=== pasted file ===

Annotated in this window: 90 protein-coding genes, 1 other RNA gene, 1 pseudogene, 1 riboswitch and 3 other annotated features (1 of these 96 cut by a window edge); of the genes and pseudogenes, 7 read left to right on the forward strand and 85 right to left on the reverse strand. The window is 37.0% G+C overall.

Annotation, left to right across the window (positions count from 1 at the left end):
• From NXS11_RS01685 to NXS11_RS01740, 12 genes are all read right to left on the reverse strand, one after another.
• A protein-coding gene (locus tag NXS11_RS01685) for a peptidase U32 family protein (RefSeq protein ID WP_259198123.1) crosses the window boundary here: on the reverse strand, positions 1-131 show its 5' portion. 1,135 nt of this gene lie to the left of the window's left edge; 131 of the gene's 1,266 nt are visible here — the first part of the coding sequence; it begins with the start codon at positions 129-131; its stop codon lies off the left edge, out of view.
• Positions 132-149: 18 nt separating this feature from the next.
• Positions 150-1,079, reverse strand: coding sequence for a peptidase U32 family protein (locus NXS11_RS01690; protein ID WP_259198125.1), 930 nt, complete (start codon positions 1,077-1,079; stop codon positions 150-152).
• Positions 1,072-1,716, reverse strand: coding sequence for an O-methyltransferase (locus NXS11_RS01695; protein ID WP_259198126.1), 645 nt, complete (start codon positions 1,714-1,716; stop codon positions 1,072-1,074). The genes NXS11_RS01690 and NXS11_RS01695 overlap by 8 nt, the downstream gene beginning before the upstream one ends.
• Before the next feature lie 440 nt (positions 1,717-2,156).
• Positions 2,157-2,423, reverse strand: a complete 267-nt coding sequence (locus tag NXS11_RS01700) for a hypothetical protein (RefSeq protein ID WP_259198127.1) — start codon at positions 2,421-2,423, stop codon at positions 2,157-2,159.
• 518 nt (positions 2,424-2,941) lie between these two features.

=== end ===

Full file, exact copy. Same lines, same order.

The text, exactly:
Annotated in this window: 90 protein-coding genes, 1 other RNA gene, 1 pseudogene, 1 riboswitch and 3 other annotated features (1 of these 96 cut by a window edge); of the genes and pseudogenes, 7 read left to right on the forward strand and 85 right to left on the reverse strand. The window is 37.0% G+C overall.

Annotation, left to right across the window (positions count from 1 at the left end):
• From NXS11_RS01685 to NXS11_RS01740, 12 genes are all read right to left on the reverse strand, one after another.
• A protein-coding gene (locus tag NXS11_RS01685) for a peptidase U32 family protein (RefSeq protein ID WP_259198123.1) crosses the window boundary here: on the reverse strand, positions 1-131 show its 5' portion. 1,135 nt of this gene lie to the left of the window's left edge; 131 of the gene's 1,266 nt are visible here — the first part of the coding sequence; it begins with the start codon at positions 129-131; its stop codon lies off the left edge, out of view.
• Positions 132-149: 18 nt separating this feature from the next.
• Positions 150-1,079, reverse strand: coding sequence for a peptidase U32 family protein (locus NXS11_RS01690; protein ID WP_259198125.1), 930 nt, complete (start codon positions 1,077-1,079; stop codon positions 150-152).
• Positions 1,072-1,716, reverse strand: coding sequence for an O-methyltransferase (locus NXS11_RS01695; protein ID WP_259198126.1), 645 nt, complete (start codon positions 1,714-1,716; stop codon positions 1,072-1,074). The genes NXS11_RS01690 and NXS11_RS01695 overlap by 8 nt, the downstream gene beginning before the upstream one ends.
• Before the next feature lie 440 nt (positions 1,717-2,156).
• Positions 2,157-2,423, reverse strand: a complete 267-nt coding sequence (locus tag NXS11_RS01700) for a hypothetical protein (RefSeq protein ID WP_259198127.1) — start codon at positions 2,421-2,423, stop codon at positions 2,157-2,159.
• 518 nt (positions 2,424-2,941) lie between these two features.